This is one of those ‘How long is a piece of string?’ types of question.

It is, however, something that deserves a bit of thought.

Once you have given some thought to how your website is found and used you’ll be able to start planning out your site with that in mind.

Work it out based on the journey you want them to have as they explore your site.

Inevitably, they will start at your home page. What will they need next? Read a blog? Buy a product? Book a call? That helps you to plan what you most need.

Beyond that, here are a few hints and tips to help you:

1. Go live as soon as you can.

I’m often told, “My website isn’t live because all the pages aren’t ready.”

My view is that you are better getting live when you have one page – even if all it has on it is your email and phone number and a short friendly message such as “This site is under construction. If you’d like to know more about xxxx please email us at

At least you are catching anyone who is looking for you (plus, if you are a new business, it means you can get business cards sorted and you can start giving them out).

2. Add as you go

This is the corollary to point one. You can add new pages gradually as you go along, setting each page live once you are happy with it.

There are certain things you have to do quickly – such as a privacy policy, for example, so here is a suggested order:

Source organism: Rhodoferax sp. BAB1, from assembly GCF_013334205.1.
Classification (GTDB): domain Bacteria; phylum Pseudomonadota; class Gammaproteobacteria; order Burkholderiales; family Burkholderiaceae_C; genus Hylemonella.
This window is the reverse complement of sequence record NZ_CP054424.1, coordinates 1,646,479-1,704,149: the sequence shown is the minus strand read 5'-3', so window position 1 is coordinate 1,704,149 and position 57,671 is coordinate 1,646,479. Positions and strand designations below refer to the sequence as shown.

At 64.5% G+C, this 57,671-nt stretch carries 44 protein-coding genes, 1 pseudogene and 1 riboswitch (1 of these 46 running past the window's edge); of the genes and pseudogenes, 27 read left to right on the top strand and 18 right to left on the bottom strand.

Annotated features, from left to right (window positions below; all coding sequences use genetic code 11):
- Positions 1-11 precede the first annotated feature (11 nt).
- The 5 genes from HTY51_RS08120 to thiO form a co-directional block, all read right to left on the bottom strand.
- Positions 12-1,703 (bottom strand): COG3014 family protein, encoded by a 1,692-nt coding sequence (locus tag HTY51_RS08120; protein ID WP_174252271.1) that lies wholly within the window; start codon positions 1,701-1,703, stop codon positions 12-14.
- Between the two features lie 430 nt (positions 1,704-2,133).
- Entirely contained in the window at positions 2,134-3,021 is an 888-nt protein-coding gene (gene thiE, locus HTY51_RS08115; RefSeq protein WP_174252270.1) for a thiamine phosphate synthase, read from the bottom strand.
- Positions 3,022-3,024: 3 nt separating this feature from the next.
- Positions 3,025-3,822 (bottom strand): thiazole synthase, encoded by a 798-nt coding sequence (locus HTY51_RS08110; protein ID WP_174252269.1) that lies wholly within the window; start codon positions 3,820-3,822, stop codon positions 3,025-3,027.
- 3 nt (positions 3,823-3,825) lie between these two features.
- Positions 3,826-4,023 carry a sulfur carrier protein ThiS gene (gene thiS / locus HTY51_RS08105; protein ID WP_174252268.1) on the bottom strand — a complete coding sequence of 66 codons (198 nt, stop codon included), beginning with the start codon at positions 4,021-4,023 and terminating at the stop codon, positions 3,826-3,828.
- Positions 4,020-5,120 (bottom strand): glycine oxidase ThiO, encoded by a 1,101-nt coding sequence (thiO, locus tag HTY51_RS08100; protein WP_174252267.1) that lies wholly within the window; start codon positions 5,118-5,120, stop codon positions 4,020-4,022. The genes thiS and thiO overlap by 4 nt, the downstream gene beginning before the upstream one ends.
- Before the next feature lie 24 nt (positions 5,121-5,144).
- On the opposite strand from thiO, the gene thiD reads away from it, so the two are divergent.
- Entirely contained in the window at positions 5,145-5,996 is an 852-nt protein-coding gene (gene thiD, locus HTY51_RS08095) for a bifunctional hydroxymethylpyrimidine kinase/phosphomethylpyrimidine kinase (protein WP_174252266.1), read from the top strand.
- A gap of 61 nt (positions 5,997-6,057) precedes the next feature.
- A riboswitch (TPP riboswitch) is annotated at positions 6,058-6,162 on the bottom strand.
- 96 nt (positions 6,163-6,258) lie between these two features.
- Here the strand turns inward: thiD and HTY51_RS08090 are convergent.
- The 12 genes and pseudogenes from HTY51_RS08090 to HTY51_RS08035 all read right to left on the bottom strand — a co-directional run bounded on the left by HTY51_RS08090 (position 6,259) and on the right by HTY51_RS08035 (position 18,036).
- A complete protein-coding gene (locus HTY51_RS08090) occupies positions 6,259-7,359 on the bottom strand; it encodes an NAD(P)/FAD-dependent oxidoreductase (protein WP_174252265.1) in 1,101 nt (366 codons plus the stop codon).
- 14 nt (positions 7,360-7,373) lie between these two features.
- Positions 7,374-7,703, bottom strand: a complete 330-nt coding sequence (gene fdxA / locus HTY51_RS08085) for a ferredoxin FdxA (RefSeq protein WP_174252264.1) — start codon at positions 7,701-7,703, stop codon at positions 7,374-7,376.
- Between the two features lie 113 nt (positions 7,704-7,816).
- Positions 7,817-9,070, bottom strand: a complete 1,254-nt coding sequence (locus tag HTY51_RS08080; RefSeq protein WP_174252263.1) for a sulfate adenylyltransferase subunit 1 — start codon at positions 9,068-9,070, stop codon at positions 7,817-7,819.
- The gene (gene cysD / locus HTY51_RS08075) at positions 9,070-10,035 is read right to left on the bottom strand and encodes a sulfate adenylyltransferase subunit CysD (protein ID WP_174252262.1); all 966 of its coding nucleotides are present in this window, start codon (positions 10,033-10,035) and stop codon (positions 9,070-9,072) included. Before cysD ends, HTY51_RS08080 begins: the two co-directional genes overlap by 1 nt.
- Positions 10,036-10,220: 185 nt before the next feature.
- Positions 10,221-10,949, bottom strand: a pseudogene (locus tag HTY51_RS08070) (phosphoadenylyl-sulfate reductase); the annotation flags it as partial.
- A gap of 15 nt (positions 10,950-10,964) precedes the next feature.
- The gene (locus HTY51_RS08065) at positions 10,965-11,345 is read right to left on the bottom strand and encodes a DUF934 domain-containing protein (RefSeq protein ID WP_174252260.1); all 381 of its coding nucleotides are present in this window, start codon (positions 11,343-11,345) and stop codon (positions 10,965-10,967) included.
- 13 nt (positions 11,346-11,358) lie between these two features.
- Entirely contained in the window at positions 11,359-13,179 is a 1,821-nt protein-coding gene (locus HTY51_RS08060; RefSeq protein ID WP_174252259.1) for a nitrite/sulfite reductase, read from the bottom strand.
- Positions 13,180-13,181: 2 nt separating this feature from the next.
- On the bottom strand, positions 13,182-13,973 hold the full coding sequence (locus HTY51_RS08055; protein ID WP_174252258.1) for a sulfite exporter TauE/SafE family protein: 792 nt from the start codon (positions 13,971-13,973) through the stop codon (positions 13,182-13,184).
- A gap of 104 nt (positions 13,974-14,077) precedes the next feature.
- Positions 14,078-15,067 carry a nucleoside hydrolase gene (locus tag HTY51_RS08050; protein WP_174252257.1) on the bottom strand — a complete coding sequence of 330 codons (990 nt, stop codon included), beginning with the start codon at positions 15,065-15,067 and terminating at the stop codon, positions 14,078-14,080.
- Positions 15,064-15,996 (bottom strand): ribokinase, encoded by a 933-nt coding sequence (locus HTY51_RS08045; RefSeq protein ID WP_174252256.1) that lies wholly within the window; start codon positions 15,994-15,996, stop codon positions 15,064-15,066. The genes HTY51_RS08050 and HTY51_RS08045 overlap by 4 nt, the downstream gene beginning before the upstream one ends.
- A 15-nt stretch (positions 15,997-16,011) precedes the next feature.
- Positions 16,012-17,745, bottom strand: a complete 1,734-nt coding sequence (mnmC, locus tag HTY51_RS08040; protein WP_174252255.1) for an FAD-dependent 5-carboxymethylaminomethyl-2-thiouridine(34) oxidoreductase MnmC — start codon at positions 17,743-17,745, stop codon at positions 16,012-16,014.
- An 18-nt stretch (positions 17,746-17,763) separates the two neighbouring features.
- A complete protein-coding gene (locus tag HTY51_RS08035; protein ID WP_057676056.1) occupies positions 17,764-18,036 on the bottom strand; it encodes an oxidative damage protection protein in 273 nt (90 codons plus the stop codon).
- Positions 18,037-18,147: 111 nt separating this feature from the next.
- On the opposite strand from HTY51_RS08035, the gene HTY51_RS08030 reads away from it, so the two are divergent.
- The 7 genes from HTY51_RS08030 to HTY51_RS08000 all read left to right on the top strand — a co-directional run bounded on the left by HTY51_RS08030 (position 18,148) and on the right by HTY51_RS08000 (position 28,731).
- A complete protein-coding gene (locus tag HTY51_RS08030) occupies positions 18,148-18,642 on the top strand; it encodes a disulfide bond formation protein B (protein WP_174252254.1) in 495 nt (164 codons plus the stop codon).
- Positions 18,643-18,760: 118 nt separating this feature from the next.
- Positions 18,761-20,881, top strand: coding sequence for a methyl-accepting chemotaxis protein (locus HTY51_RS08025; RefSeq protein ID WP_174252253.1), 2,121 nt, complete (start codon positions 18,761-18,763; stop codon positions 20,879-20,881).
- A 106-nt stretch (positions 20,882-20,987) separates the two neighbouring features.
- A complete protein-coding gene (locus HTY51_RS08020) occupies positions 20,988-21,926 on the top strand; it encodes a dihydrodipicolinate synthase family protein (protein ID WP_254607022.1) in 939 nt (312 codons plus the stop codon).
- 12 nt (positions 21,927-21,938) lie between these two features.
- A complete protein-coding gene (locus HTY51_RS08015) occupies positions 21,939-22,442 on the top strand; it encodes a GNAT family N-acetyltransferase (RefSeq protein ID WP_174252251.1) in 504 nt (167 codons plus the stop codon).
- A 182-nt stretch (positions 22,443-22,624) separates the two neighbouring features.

• Home page
  • Privacy Policy (you are required to provide this – but there are plenty of helpful template versions available)
  • About
  • Products/Services
  • Testimonials

3. Take a ‘top down’ approach

There are a few pages that everyone should have but, to get information out to people in the best way, it is worth starting with all the summary pages. For example, if you offer a range of services just do a single page explaining them all at a simple level (one short paragraph per service). Then do your first ‘About’ page (two sentences on the business, a phone number and contact email).

Only then do you go back and start creating the detail about each service and more in-depth pages below the ‘About’ page (Meet the team, Frequently asked questions, etc).

4. Don’t go mad!

I can’t tell you how many sites I’ve seen which have so many pages no one could ever read them. Your average visitor is unlikely to want to wade through pages and pages of technical data and long complicated explanations of your services. Keep pages to under 500 words (less if you can) and write them so that your ideal customer can understand enough to want to take the next step.

By following these four steps, your website is going to be ready to start getting to work for you sooner rather than later.

Creative Words offers a range of web content services to fit any small business budget. Contact us to arrange a call.

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